Again, those who may at first sight object to recognize human Reason as the guide of human conduct, will find that the light of Reason (like Knowledge and Faith) is referred to throughout these books as only "a lamp," whereas "The Truth," which transcends the light of reason as the light of the sun surpasses the light of the moon, is a something which, though at one with reason, yet is not reason. Thus we read in one place: "All strength and wisdom and power" and knowledge a man will find within himself but he will not find it in egotism...He must obey the Higher, and not "glorify himself in the lower"..."The True Teacher is in the heart of every man." And so, again and again throughout the book, the reader is referred to "The Holy Teacher within Who speaks Wisdom" to the humbly listening soul...Be self-reliant, but let thy self-reliance be saintly and not selfish...Rely upon the Truth within you...The inward Wisdom which puts an end to grief...So shall the Unfailing Wisdom uphold thee in every emergency, and the Everlasting Arm gather thee to thy Peace." Thus self-reliance and dependence on God are regarded as practically synonymous, because complimentary, inseparable, and indispensable.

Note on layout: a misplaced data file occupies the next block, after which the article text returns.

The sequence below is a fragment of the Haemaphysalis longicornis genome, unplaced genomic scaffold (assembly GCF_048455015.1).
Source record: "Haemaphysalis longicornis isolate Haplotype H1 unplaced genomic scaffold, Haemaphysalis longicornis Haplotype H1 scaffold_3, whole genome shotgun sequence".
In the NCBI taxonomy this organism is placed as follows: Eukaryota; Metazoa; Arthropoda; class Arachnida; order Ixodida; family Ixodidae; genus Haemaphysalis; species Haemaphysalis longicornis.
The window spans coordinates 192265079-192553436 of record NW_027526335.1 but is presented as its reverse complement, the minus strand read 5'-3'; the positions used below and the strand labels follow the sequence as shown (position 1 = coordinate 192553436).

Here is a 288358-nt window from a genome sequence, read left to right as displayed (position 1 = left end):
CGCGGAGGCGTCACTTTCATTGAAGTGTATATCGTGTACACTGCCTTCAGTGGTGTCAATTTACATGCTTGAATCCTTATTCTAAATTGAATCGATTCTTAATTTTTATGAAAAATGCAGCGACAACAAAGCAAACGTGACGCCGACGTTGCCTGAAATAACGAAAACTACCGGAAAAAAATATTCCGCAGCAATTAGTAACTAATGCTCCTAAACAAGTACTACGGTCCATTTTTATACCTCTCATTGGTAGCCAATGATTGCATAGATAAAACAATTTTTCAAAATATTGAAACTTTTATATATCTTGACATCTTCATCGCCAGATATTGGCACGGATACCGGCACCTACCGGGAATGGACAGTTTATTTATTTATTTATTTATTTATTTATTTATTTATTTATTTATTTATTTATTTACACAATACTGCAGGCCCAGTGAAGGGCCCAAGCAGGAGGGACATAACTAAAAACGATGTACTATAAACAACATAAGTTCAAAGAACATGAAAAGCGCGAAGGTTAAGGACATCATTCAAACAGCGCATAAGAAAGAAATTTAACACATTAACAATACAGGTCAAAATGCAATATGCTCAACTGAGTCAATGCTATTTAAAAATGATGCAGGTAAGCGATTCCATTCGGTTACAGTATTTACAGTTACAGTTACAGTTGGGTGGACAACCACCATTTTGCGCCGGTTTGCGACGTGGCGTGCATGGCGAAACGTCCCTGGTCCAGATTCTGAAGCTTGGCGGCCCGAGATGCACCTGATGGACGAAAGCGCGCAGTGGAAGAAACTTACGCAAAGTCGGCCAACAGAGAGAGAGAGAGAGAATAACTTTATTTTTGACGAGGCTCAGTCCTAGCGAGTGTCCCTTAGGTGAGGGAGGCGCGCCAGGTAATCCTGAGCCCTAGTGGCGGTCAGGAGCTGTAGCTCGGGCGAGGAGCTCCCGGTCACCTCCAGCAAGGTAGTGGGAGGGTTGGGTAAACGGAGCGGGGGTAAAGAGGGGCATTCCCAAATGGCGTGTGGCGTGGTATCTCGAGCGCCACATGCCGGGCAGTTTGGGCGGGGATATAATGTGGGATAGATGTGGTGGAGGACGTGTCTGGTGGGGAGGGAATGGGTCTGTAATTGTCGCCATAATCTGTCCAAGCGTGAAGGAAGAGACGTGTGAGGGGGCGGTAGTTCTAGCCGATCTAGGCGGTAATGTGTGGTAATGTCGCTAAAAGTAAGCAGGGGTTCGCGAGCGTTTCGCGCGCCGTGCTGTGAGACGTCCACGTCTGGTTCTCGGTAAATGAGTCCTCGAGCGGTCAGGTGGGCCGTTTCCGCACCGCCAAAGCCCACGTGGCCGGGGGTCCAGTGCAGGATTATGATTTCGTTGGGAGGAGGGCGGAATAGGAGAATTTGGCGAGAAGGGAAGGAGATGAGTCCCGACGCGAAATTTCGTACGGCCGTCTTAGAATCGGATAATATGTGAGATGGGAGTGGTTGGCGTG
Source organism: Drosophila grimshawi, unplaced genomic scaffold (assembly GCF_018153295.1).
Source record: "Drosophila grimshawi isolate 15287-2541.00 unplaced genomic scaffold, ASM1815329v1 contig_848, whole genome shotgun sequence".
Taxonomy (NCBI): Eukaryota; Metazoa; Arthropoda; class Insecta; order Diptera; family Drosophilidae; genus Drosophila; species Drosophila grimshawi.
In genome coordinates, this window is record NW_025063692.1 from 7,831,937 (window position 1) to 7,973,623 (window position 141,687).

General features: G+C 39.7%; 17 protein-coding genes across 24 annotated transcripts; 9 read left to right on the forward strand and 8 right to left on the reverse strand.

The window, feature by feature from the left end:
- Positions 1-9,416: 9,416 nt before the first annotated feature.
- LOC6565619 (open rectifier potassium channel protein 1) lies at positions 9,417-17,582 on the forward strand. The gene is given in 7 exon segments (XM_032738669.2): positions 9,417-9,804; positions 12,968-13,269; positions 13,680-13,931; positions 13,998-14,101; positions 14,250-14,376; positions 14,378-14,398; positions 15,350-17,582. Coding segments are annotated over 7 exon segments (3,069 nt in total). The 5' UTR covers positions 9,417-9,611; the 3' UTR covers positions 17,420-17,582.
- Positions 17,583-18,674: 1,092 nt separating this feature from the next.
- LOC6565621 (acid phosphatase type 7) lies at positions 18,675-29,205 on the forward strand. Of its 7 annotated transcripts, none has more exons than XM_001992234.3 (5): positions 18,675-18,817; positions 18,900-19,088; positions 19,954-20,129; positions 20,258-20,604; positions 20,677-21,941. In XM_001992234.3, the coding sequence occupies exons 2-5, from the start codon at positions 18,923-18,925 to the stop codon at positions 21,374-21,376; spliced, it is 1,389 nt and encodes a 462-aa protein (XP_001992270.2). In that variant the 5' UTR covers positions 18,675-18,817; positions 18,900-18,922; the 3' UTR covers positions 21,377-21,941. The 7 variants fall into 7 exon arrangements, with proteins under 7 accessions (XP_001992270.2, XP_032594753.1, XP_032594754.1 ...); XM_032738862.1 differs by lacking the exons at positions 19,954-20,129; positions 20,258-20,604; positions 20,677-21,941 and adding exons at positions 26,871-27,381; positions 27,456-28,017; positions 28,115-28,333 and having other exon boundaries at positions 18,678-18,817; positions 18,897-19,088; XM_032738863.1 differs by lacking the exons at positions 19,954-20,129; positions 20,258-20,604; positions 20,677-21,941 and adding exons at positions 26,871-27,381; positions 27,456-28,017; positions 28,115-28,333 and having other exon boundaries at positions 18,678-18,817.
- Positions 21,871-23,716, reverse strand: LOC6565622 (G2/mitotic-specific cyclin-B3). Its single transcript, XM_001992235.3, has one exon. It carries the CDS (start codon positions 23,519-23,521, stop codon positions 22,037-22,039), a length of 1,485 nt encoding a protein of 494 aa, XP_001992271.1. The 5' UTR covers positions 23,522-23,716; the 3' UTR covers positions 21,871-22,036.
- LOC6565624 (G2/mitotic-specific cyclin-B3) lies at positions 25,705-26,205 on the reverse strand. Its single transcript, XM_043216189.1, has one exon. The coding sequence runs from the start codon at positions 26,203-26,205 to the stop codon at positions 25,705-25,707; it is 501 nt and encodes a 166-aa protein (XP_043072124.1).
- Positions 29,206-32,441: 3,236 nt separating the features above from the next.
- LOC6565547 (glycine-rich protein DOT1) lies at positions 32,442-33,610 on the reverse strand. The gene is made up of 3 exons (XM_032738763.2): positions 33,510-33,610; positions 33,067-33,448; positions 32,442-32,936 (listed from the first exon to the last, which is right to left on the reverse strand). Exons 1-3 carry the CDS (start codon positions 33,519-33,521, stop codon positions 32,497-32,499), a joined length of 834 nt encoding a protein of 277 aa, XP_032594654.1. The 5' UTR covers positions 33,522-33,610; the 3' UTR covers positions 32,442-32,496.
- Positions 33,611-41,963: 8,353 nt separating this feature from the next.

The chapter on "The Original Simplicity" is particularly strong and Emersonian, enforcing as it does the grand fundamental doctrine that all Truth is simple and that "Complexity arises in ignorance and self-delusion." Life is to be lived, not as a fragmentary thing, but as a whole. "Man evolves outward to the periphery of complexity, and then involves backward to the "Central Simplicity." Thus man in unfolding himself enfolds the universe." Mere opinion and speculation about this or that is naught to him who, "though he be accounted learned in the colleges, remains a dullard in the school of wisdom." And "he who has found the indwelling Reality of his own being has found the original and universal Reality." Here is sound advice for those restless and unhappy mortals who vex and disquiet themselves over the problematical when all the while that which far transcends the problematical, namely, "Pure Goodness," is so close at hand:—"O thou who strivest loudly and restest not! retire into the holy silence of thine own being, and live there-from. So shalt thou, finding pure goodness, rend in twain the veil of the Temple of Illusion, and shalt enter into the Patience, Peace, and transcendent Glory of the Perfect, for Pure Goodness and Original Simplicity are one."